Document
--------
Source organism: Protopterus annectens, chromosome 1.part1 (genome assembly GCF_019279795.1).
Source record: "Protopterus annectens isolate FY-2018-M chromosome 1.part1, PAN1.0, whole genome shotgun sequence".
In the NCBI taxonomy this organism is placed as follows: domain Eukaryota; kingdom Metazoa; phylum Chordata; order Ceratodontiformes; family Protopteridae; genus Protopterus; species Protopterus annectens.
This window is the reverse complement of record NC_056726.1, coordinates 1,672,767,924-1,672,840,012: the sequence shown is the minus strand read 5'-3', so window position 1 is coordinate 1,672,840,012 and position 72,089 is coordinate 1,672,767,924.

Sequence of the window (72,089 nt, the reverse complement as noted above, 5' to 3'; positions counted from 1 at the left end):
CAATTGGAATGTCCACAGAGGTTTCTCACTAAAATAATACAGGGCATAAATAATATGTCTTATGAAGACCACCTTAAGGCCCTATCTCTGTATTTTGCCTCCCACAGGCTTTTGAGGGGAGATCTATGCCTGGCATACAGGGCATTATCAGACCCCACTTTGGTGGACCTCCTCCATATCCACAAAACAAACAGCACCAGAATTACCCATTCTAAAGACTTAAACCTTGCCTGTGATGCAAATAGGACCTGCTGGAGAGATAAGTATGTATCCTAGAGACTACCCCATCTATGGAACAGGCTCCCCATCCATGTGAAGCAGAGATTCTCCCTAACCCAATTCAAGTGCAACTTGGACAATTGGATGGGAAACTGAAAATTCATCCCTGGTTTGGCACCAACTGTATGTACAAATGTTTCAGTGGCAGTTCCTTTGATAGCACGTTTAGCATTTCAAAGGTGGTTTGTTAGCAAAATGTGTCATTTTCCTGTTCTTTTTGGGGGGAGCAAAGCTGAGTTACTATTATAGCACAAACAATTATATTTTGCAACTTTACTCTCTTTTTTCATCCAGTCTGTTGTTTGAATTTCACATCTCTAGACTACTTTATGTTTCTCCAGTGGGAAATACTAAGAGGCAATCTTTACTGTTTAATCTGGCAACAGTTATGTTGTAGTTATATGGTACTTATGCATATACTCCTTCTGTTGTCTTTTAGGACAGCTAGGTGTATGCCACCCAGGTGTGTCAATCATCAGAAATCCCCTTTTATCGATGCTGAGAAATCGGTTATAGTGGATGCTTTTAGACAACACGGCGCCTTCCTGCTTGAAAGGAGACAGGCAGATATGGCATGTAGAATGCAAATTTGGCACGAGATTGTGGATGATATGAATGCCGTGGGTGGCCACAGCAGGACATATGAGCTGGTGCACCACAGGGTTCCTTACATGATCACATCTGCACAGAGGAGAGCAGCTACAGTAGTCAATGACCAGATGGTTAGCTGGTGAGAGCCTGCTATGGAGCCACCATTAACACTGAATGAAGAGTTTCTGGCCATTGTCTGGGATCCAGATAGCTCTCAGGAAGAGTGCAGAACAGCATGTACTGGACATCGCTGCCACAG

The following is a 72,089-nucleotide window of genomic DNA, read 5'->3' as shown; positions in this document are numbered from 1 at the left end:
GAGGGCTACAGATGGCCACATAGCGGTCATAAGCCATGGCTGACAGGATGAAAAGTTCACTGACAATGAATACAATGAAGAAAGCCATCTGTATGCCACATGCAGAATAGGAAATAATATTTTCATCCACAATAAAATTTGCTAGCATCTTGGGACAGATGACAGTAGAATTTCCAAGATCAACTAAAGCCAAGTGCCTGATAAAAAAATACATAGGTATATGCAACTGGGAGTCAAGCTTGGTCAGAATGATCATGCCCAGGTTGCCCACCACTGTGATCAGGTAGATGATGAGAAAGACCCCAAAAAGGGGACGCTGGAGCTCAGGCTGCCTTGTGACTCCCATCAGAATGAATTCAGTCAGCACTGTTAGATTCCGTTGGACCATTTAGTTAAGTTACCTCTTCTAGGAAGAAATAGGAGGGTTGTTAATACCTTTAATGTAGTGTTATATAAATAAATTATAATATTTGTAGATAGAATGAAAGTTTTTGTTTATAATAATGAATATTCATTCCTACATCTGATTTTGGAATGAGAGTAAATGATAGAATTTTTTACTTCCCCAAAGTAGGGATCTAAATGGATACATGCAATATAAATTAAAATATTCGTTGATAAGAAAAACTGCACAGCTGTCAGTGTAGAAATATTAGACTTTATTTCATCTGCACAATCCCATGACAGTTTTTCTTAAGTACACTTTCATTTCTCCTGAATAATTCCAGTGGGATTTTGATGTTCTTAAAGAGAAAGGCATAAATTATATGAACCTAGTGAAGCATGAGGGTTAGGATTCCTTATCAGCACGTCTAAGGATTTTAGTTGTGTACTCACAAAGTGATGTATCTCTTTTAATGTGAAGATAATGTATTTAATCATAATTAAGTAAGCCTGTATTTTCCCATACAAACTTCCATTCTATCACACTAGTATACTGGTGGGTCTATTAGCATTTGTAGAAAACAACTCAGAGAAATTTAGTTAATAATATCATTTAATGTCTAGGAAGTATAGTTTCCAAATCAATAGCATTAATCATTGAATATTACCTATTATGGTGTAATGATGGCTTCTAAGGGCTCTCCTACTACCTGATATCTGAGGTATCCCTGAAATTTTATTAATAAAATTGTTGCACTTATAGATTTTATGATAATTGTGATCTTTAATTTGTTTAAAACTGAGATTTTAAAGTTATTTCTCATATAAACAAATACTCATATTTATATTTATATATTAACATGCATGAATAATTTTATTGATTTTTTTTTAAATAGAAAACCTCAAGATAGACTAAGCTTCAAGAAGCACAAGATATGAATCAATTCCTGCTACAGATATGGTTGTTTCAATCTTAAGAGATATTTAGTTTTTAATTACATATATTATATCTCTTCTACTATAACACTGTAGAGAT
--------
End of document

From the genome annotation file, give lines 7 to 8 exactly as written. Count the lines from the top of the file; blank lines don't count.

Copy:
The following is a 72,089-nucleotide window of genomic DNA, read 5'->3' as shown; positions in this document are numbered from 1 at the left end:
GAGGGCTACAGATGGCCACATAGCGGTCATAAGCCATGGCTGACAGGATGAAAAGTTCACTGACAATGAATACAATGAAGAAAGCCATCTGTATGCCACATGCAGAATAGGAAATAATATTTTCATCCACAATAAAATTTGCTAGCATCTTGGGACAGATGACAGTAGAATTTCCAAGATCAACTAAAGCCAAGTGCCTGATAAAAAAATACATAGGTATATGCAACTGGGAGTCAAGCTTGGTCAGAATGATCATGCCCAGGTTGCCCACCACTGTGATCAGGTAGATGATGAGAAAGACCCCAAAAAGGGGACGCTGGAGCTCAGGCTGCCTTGTGACTCCCATCAGAATGAATTCAGTCAGCACTGTTAGATTCCGTTGGACCATTTAGTTAAGTTACCTCTTCTAGGAAGAAATAGGAGGGTTGTTAATACCTTTAATGTAGTGTTATATAAATAAATTATAATATTTGTAGATAGAATGAAAGTTTTTGTTTATAATAATGAATATTCATTCCTACATCTGATTTTGGAATGAGAGTAAATGATAGAATTTTTTACTTCCCCAAAGTAGGGATCTAAATGGATACATGCAATATAAATTAAAATATTCGTTGATAAGAAAAACTGCACAGCTGTCAGTGTAGAAATATTAGACTTTATTTCATCTGCACAATCCCATGACAGTTTTTCTTAAGTACACTTTCATTTCTCCTGAATAATTCCAGTGGGATTTTGATGTTCTTAAAGAGAAAGGCATAAATTATATGAACCTAGTGAAGCATGAGGGTTAGGATTCCTTATCAGCACGTCTAAGGATTTTAGTTGTGTACTCACAAAGTGATGTATCTCTTTTAATGTGAAGATAATGTATTTAATCATAATTAAGTAAGCCTGTATTTTCCCATACAAACTTCCATTCTATCACACTAGTATACTGGTGGGTCTATTAGCATTTGTAGAAAACAACTCAGAGAAATTTAGTTAATAATATCATTTAATGTCTAGGAAGTATAGTTTCCAAATCAATAGCATTAATCATTGAATATTACCTATTATGGTGTAATGATGGCTTCTAAGGGCTCTCCTACTACCTGATATCTGAGGTATCCCTGAAATTTTATTAATAAAATTGTTGCACTTATAGATTTTATGATAATTGTGATCTTTAATTTGTTTAAAACTGAGATTTTAAAGTTATTTCTCATATAAACAAATACTCATATTTATATTTATATATTAACATGCATGAATAATTTTATTGATTTTTTTTTAAATAGAAAACCTCAAGATAGACTAAGCTTCAAGAAGCACAAGATATGAATCAATTCCTGCTACAGATATGGTTGTTTCAATCTTAAGAGATATTTAGTTTTTAATTACATATATTATATCTCTTCTACTATAACACTGTAGAGAT